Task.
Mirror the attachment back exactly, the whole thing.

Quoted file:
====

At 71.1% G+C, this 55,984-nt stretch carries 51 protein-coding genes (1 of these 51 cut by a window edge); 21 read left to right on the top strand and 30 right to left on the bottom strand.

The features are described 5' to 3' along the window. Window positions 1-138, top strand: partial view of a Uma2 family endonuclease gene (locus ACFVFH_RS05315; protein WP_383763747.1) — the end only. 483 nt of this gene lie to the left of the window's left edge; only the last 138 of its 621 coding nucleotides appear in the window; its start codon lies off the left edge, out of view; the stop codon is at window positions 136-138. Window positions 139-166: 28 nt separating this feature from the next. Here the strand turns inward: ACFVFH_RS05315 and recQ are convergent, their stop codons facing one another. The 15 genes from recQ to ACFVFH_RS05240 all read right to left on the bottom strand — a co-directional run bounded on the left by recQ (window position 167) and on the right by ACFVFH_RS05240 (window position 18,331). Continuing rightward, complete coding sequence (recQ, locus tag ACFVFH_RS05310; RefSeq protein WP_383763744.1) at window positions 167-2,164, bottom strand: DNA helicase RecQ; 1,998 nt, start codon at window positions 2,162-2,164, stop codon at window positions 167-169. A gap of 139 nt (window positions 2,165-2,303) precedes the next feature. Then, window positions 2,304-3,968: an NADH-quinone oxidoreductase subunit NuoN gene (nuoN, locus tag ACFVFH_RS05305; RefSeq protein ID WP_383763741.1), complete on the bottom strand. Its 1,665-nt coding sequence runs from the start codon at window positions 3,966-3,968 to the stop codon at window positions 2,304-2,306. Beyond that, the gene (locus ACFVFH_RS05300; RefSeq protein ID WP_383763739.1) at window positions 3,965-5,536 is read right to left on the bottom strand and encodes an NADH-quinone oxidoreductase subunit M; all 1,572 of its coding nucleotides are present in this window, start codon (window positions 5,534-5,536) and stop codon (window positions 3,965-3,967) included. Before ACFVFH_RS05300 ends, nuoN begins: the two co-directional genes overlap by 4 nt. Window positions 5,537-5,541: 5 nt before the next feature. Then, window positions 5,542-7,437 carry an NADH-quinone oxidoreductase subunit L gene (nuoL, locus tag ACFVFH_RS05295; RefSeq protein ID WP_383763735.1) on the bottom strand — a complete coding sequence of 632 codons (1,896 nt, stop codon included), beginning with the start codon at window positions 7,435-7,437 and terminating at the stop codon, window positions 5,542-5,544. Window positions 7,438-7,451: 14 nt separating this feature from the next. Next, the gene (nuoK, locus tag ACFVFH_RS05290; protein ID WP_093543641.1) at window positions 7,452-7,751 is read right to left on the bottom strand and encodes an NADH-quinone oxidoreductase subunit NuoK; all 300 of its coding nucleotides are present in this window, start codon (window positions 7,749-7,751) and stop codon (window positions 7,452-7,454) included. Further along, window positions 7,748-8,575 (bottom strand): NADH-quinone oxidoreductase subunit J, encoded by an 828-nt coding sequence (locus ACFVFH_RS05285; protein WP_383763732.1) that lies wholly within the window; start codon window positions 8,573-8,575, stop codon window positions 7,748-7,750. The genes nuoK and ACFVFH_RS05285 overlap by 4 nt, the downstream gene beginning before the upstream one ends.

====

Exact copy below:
At 71.1% G+C, this 55,984-nt stretch carries 51 protein-coding genes (1 of these 51 cut by a window edge); 21 read left to right on the top strand and 30 right to left on the bottom strand.

The features are described 5' to 3' along the window. Window positions 1-138, top strand: partial view of a Uma2 family endonuclease gene (locus ACFVFH_RS05315; protein WP_383763747.1) — the end only. 483 nt of this gene lie to the left of the window's left edge; only the last 138 of its 621 coding nucleotides appear in the window; its start codon lies off the left edge, out of view; the stop codon is at window positions 136-138. Window positions 139-166: 28 nt separating this feature from the next. Here the strand turns inward: ACFVFH_RS05315 and recQ are convergent, their stop codons facing one another. The 15 genes from recQ to ACFVFH_RS05240 all read right to left on the bottom strand — a co-directional run bounded on the left by recQ (window position 167) and on the right by ACFVFH_RS05240 (window position 18,331). Continuing rightward, complete coding sequence (recQ, locus tag ACFVFH_RS05310; RefSeq protein WP_383763744.1) at window positions 167-2,164, bottom strand: DNA helicase RecQ; 1,998 nt, start codon at window positions 2,162-2,164, stop codon at window positions 167-169. A gap of 139 nt (window positions 2,165-2,303) precedes the next feature. Then, window positions 2,304-3,968: an NADH-quinone oxidoreductase subunit NuoN gene (nuoN, locus tag ACFVFH_RS05305; RefSeq protein ID WP_383763741.1), complete on the bottom strand. Its 1,665-nt coding sequence runs from the start codon at window positions 3,966-3,968 to the stop codon at window positions 2,304-2,306. Beyond that, the gene (locus ACFVFH_RS05300; RefSeq protein ID WP_383763739.1) at window positions 3,965-5,536 is read right to left on the bottom strand and encodes an NADH-quinone oxidoreductase subunit M; all 1,572 of its coding nucleotides are present in this window, start codon (window positions 5,534-5,536) and stop codon (window positions 3,965-3,967) included. Before ACFVFH_RS05300 ends, nuoN begins: the two co-directional genes overlap by 4 nt. Window positions 5,537-5,541: 5 nt before the next feature. Then, window positions 5,542-7,437 carry an NADH-quinone oxidoreductase subunit L gene (nuoL, locus tag ACFVFH_RS05295; RefSeq protein ID WP_383763735.1) on the bottom strand — a complete coding sequence of 632 codons (1,896 nt, stop codon included), beginning with the start codon at window positions 7,435-7,437 and terminating at the stop codon, window positions 5,542-5,544. Window positions 7,438-7,451: 14 nt separating this feature from the next. Next, the gene (nuoK, locus tag ACFVFH_RS05290; protein ID WP_093543641.1) at window positions 7,452-7,751 is read right to left on the bottom strand and encodes an NADH-quinone oxidoreductase subunit NuoK; all 300 of its coding nucleotides are present in this window, start codon (window positions 7,749-7,751) and stop codon (window positions 7,452-7,454) included. Further along, window positions 7,748-8,575 (bottom strand): NADH-quinone oxidoreductase subunit J, encoded by an 828-nt coding sequence (locus ACFVFH_RS05285; protein WP_383763732.1) that lies wholly within the window; start codon window positions 8,573-8,575, stop codon window positions 7,748-7,750. The genes nuoK and ACFVFH_RS05285 overlap by 4 nt, the downstream gene beginning before the upstream one ends.